Good and Bad Change

Turning over the Port
The Lower Manhattan community has a special relationship with the Port Authority of New York and New Jersey. This was made clear when Community Board 1, upon hearing that Governor Andrew Cuomo, shortly after taking office, was thinking of removing Chris Ward from the Port’s helm, unanimously passed a resolution calling on the new governor to rethink his decision and to keep Ward on board.

The resolution most importantly pointed out the fact that it was under Ward’s watchful eye that this community, this city and this country finally saw the “hole in the ground” disappear, and in its place, saw rising steel, towers of concrete and memorial pools. For the first time, there were visible, tangible signs of progress.

But, as Ward pointed out to us before his recent departure, we are in the midst of a transition period as it pertains to the 16 acres worth of construction he helped move forward while serving as the Port’s leader.

It was Governor Cuomo’s prerogative to have Ward step down as executive director. We think Cuomo made a wise decision in asking Ward to remain on board with the Port in an advisory role until the end of the year to help with transition issues.

And to Patrick Foye, the governor’s choice to replace Ward, we say, “Welcome to Lower Manhattan.” If there is one piece of advice we would offer, it is to recognize the aforementioned special relation between the Port and this neighborhood. We hope Foye will pick up where Ward left off in terms of heeding the concerns of Downtown residents and business owners. Specifically, we hope the track record of transparency, communication and the dedication to meeting construction deadlines at the W.T.C. site, will continue.

The rebirth of Lower Manhattan depends on it.

Too brusque at B.P.C.A.
Last month the Battery Park City Authority laid off 19 employees. Reports indicated they had no prior knowledge of the impending pink slips they found on their desks, no prior knowledge that the Authority was even considering a scaling down of the agency and no previous indication that their jobs were in jeopardy. To our dismay, these reports proved factual.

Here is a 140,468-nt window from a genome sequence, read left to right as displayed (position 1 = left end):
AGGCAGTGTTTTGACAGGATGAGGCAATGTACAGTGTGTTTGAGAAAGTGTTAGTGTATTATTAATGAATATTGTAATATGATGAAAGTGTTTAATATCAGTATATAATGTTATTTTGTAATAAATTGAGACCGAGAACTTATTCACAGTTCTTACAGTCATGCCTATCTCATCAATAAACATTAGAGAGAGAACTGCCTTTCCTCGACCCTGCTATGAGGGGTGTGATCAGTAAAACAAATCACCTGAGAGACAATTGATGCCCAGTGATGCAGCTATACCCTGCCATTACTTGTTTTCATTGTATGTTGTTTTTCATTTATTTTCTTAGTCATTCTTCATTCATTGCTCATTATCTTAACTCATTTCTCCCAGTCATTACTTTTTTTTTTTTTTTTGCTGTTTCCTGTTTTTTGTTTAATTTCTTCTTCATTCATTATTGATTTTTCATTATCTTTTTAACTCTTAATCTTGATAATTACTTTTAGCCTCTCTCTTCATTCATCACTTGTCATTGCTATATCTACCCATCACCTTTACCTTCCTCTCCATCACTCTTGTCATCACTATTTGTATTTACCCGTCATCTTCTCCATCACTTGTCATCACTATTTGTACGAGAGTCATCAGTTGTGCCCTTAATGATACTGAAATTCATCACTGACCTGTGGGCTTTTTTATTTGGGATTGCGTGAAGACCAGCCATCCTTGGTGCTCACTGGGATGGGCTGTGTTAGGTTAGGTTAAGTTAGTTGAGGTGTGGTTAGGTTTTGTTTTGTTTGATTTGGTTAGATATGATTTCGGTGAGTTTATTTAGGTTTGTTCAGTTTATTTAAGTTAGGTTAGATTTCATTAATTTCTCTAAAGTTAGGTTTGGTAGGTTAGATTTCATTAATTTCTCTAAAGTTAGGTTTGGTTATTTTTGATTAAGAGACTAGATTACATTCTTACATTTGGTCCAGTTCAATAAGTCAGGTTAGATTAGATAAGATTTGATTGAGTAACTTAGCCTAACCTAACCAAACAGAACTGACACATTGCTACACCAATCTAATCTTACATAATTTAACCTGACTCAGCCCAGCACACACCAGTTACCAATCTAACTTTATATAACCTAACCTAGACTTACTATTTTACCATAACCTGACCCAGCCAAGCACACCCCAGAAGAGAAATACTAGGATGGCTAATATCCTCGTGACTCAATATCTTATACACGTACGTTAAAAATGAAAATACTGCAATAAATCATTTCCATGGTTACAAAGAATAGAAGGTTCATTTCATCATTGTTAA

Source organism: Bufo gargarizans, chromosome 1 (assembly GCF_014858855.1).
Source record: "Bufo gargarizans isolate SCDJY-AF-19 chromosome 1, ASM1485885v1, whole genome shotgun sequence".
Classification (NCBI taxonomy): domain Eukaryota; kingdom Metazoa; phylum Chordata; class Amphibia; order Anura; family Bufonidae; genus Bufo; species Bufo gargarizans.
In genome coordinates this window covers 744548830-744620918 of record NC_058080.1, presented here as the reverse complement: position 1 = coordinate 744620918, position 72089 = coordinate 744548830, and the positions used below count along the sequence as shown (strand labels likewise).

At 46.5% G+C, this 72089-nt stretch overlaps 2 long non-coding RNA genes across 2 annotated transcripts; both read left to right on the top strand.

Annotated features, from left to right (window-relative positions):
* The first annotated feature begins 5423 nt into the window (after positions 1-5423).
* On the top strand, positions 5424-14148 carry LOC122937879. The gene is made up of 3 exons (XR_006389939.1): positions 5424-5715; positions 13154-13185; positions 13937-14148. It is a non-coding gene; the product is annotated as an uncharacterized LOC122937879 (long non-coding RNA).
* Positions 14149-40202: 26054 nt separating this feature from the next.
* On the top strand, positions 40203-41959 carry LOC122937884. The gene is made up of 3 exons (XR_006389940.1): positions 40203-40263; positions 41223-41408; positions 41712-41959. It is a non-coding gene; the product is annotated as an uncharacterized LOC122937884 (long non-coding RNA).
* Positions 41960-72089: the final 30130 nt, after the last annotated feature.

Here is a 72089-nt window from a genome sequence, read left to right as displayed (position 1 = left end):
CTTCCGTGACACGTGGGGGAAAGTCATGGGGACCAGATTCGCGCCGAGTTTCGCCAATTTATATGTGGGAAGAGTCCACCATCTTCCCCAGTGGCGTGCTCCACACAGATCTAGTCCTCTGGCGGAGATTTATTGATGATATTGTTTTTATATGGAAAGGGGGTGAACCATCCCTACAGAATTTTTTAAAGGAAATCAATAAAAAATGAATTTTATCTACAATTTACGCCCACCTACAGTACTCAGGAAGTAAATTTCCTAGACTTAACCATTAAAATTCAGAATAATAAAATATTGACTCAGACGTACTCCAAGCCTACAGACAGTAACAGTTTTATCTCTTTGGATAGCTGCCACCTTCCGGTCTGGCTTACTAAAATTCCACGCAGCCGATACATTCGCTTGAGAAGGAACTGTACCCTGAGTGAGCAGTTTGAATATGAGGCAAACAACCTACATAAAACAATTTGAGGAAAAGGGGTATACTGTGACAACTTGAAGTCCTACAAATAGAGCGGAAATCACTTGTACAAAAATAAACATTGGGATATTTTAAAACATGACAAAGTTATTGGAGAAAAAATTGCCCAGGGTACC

Seven months ago, our sister paper Downtown Express called for this city-state agency to implement a sunset plan. That suggestion was made in the wake of an inspector general’s report that showed the agency had “overspent” in regard to a corporate party. However, the overspending paled in comparison to private-sector corporations’ overspending on the same type of events.

Nonetheless, B.P.C.A. had fulfilled its role, citing the development of 99 percent of the land it was created to oversee. Downtown Express said, seven months ago, that the Authority should sunset and praised it as an example of urban planning that the rest of the country could aspire to. But, a sun sets slowly and carefully. It doesn’t simply disappear without warning.

We cannot ignore the obvious link between the Authority’s board chairperson, William Thompson, his mayoral ambitions and how this downsizing is meant to burnish his credentials come campaign season.

B.P.C.A. needs to wind down after a successful run,  but we are sad to see it done without respect for the people who helped build the foundation on which it will be remembered.

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